Here's When the Second Wave of Coronavirus Is Coming, Doctors Warn
The recent good news may be short lived, according to medical experts.
After months of stay at home orders in an attempt to flatten the coronavirus curve, there's finally a little good news coming in. The number of reported new COVID-19 cases in former hot spots around the country is going down. And that cautious optimism has even allowed certain states to begin the early phases of reopening. Unfortunately, that's where the good news ends, as medical experts believe that a lack of social distancing, refusal to wear face masks, and the flouting of other precautions amid reopening could erase any progress in a matter of months. As a result, according to doctors, a second wave of the coronavirus could come as soon as September.
Many experts—including National Institute of Allergy and Infectious Diseases director Anthony Fauci, MD—say that fall or early winter will likely see the first resurgence in COVID-19 infections across the country. "We should not see a full second wave in the summer, but we may see hot spots all over the country," Mark Jarrett, MD, chief quality officer for Northwell Health, told Newsday. He added that this spike in cases would especially affect areas where people ignore Centers for Disease Control and Prevention (CDC) recommendations to wear masks and practice social distancing, or where restrictions have been loosened too much.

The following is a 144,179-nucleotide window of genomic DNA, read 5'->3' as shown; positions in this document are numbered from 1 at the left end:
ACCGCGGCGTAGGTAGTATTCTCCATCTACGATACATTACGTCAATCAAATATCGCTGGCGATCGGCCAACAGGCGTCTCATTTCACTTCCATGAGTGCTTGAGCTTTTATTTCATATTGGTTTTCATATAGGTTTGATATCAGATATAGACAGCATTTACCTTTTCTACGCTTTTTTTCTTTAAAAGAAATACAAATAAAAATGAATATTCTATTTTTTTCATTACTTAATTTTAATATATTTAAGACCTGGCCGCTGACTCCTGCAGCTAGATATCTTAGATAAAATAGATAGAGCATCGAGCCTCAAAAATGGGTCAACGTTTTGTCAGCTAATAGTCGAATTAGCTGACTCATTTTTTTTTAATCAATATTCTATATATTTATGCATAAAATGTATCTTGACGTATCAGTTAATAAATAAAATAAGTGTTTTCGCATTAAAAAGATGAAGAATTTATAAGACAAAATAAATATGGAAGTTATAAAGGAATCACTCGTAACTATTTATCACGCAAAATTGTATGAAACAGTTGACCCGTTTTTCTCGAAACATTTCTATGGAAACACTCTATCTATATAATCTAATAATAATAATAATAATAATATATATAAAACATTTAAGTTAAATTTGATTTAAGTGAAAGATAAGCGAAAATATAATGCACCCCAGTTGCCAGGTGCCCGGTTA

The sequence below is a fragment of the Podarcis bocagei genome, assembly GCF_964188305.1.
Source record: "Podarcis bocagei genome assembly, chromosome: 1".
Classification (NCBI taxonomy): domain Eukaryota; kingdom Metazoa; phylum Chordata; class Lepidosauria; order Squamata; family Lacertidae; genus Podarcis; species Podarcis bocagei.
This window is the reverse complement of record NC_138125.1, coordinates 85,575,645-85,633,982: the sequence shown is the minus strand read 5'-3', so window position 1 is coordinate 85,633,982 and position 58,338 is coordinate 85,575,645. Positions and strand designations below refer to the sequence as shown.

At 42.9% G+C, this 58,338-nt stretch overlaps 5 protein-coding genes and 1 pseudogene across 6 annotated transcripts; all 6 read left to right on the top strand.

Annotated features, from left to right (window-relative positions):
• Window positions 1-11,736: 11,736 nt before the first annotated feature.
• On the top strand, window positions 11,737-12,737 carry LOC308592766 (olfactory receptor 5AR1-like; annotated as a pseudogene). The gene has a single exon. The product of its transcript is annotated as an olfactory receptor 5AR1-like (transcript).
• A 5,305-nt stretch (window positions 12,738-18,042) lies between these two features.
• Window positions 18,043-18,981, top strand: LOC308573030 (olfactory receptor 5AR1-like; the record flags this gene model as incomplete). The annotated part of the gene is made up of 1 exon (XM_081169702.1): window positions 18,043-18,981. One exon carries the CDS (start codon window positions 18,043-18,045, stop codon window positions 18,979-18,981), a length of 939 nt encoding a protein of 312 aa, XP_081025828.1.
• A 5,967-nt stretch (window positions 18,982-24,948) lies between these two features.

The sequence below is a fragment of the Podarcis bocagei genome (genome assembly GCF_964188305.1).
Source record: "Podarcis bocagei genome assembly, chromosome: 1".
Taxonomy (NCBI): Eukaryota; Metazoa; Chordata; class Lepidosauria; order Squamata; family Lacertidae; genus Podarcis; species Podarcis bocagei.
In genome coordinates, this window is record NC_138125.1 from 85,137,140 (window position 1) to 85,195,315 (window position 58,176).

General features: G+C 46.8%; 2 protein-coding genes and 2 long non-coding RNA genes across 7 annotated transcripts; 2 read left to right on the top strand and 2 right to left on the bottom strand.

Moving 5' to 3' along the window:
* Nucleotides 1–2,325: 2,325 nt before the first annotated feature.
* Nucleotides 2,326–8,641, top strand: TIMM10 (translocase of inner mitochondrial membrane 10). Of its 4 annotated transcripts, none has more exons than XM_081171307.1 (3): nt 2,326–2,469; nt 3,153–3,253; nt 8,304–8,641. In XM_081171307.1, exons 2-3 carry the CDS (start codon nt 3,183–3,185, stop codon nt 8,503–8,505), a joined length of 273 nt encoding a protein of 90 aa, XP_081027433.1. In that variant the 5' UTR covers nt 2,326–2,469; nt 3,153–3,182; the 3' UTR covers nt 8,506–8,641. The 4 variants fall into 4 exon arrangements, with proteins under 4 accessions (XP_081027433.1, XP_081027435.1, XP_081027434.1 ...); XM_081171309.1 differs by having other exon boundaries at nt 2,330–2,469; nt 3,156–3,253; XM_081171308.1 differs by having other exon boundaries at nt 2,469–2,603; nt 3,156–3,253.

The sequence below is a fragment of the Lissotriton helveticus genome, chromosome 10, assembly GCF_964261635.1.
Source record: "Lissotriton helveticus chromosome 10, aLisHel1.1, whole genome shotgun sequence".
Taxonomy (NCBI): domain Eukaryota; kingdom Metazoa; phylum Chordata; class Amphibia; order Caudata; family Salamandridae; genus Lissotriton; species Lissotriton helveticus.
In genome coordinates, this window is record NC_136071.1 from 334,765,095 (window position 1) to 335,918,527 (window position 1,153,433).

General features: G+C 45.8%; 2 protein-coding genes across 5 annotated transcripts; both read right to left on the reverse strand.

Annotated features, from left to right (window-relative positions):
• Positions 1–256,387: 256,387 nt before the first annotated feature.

Jarrett also warned that "super-spreader events" such as large summertime parties and other gatherings are especially high risk for transmission of the coronavirus. "If you get a couple of people spreading it to 500 people, those 500 people now spread it to 1,000 people, and it keeps escalating," he said.
Jarrett also pointed to history as an example of how things may unfold by comparing the current COVID-19 pandemic to the 1918 influenza pandemic. Using figures from the CDC, it's been established that after starting in March 1918, there was a significant drop in cases over the summer before an autumn resurgence of the flu virus claimed even more lives than the initial outbreak. Given the highly contagious nature of the novel coronavirus, today's medical experts share concern that history could easily repeat itself in this way.
Others add that summertime habits may be to thank for these dropping numbers that are lulling us into a false sense of security. "People are in less-ventilated spaces [in the fall and winter], so there's a higher chance of you being exposed to aerosols that contain the virus," Bettina Fries, MD, chief of the infectious disease division at Stony Brook Medicine, told Newsday.
But since COVID-19 was only discovered in humans five months ago, scientists say that mapping the virus's trajectory could be even trickier than anyone anticipates. For now, medical experts recommend following all CDC guidelines and resisting the temptation to break social distancing rules too early. It also means wearing your face mask, diligently washing your hands, and avoiding large gatherings. And for more information on how coronavirus spreads, check out how 80 Percent of Coronavirus Cases Can Be Traced Back to This One Thing.